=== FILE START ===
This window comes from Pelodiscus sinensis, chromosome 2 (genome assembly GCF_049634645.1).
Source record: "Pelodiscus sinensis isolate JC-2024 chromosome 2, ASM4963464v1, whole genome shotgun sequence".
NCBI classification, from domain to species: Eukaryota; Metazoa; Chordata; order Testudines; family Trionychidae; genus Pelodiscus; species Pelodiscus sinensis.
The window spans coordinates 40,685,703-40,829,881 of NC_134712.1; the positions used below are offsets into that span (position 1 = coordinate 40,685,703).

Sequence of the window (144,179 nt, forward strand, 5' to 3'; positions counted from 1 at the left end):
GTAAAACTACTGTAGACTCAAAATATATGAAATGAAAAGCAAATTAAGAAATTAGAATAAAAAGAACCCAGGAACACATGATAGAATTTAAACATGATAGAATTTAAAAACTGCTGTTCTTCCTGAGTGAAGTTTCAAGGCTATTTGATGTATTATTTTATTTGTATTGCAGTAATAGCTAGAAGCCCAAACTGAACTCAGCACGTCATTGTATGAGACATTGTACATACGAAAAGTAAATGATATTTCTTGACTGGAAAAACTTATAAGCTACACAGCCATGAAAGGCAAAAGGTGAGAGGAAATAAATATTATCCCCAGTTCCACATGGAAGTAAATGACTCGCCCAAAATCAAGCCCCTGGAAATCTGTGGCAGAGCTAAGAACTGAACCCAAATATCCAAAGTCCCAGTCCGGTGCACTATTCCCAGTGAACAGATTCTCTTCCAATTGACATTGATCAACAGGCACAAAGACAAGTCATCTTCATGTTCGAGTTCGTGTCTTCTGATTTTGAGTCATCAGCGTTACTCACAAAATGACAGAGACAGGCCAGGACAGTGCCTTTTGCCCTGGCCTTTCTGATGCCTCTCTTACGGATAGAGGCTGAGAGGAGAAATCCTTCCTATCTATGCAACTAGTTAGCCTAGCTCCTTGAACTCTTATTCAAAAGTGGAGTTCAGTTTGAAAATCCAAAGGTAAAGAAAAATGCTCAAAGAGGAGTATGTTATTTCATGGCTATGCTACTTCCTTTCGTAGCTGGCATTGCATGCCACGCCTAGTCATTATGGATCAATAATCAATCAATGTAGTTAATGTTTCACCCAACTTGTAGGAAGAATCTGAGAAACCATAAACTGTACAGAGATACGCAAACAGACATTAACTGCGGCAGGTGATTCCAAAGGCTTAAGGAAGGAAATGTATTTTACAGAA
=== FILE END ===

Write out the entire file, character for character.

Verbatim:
This window comes from Pelodiscus sinensis, chromosome 2 (genome assembly GCF_049634645.1).
Source record: "Pelodiscus sinensis isolate JC-2024 chromosome 2, ASM4963464v1, whole genome shotgun sequence".
NCBI classification, from domain to species: Eukaryota; Metazoa; Chordata; order Testudines; family Trionychidae; genus Pelodiscus; species Pelodiscus sinensis.
The window spans coordinates 40,685,703-40,829,881 of NC_134712.1; the positions used below are offsets into that span (position 1 = coordinate 40,685,703).

Sequence of the window (144,179 nt, forward strand, 5' to 3'; positions counted from 1 at the left end):
GTAAAACTACTGTAGACTCAAAATATATGAAATGAAAAGCAAATTAAGAAATTAGAATAAAAAGAACCCAGGAACACATGATAGAATTTAAACATGATAGAATTTAAAAACTGCTGTTCTTCCTGAGTGAAGTTTCAAGGCTATTTGATGTATTATTTTATTTGTATTGCAGTAATAGCTAGAAGCCCAAACTGAACTCAGCACGTCATTGTATGAGACATTGTACATACGAAAAGTAAATGATATTTCTTGACTGGAAAAACTTATAAGCTACACAGCCATGAAAGGCAAAAGGTGAGAGGAAATAAATATTATCCCCAGTTCCACATGGAAGTAAATGACTCGCCCAAAATCAAGCCCCTGGAAATCTGTGGCAGAGCTAAGAACTGAACCCAAATATCCAAAGTCCCAGTCCGGTGCACTATTCCCAGTGAACAGATTCTCTTCCAATTGACATTGATCAACAGGCACAAAGACAAGTCATCTTCATGTTCGAGTTCGTGTCTTCTGATTTTGAGTCATCAGCGTTACTCACAAAATGACAGAGACAGGCCAGGACAGTGCCTTTTGCCCTGGCCTTTCTGATGCCTCTCTTACGGATAGAGGCTGAGAGGAGAAATCCTTCCTATCTATGCAACTAGTTAGCCTAGCTCCTTGAACTCTTATTCAAAAGTGGAGTTCAGTTTGAAAATCCAAAGGTAAAGAAAAATGCTCAAAGAGGAGTATGTTATTTCATGGCTATGCTACTTCCTTTCGTAGCTGGCATTGCATGCCACGCCTAGTCATTATGGATCAATAATCAATCAATGTAGTTAATGTTTCACCCAACTTGTAGGAAGAATCTGAGAAACCATAAACTGTACAGAGATACGCAAACAGACATTAACTGCGGCAGGTGATTCCAAAGGCTTAAGGAAGGAAATGTATTTTACAGAA